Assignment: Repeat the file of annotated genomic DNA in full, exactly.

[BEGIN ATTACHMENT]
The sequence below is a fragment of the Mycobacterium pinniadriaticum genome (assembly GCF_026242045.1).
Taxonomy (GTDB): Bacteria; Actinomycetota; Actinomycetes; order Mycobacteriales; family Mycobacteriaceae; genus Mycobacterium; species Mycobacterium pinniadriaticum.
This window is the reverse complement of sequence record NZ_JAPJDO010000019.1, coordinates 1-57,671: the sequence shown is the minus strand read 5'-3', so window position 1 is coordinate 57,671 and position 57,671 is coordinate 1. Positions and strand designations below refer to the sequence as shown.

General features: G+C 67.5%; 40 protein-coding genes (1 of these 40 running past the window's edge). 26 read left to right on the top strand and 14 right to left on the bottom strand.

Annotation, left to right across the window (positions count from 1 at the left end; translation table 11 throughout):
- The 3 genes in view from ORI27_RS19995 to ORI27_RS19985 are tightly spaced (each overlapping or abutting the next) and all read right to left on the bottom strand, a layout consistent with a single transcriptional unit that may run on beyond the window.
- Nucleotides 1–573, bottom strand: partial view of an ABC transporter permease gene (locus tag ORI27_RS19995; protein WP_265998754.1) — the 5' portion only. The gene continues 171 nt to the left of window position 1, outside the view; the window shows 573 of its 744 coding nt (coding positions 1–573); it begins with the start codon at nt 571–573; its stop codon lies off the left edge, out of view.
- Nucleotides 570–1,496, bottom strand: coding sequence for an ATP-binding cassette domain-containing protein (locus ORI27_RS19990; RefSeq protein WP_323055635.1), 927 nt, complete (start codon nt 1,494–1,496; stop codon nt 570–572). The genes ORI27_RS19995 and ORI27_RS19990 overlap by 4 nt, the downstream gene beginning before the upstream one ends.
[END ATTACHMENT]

The sequence below is a fragment of the Mycobacterium pinniadriaticum genome (assembly GCF_026242045.1).
Taxonomy (GTDB): Bacteria; Actinomycetota; Actinomycetes; order Mycobacteriales; family Mycobacteriaceae; genus Mycobacterium; species Mycobacterium pinniadriaticum.
This window is the reverse complement of sequence record NZ_JAPJDO010000019.1, coordinates 1-57,671: the sequence shown is the minus strand read 5'-3', so window position 1 is coordinate 57,671 and position 57,671 is coordinate 1. Positions and strand designations below refer to the sequence as shown.

General features: G+C 67.5%; 40 protein-coding genes (1 of these 40 running past the window's edge). 26 read left to right on the top strand and 14 right to left on the bottom strand.

Annotation, left to right across the window (positions count from 1 at the left end; translation table 11 throughout):
- The 3 genes in view from ORI27_RS19995 to ORI27_RS19985 are tightly spaced (each overlapping or abutting the next) and all read right to left on the bottom strand, a layout consistent with a single transcriptional unit that may run on beyond the window.
- Nucleotides 1–573, bottom strand: partial view of an ABC transporter permease gene (locus tag ORI27_RS19995; protein WP_265998754.1) — the 5' portion only. The gene continues 171 nt to the left of window position 1, outside the view; the window shows 573 of its 744 coding nt (coding positions 1–573); it begins with the start codon at nt 571–573; its stop codon lies off the left edge, out of view.
- Nucleotides 570–1,496, bottom strand: coding sequence for an ATP-binding cassette domain-containing protein (locus ORI27_RS19990; RefSeq protein WP_323055635.1), 927 nt, complete (start codon nt 1,494–1,496; stop codon nt 570–572). The genes ORI27_RS19995 and ORI27_RS19990 overlap by 4 nt, the downstream gene beginning before the upstream one ends.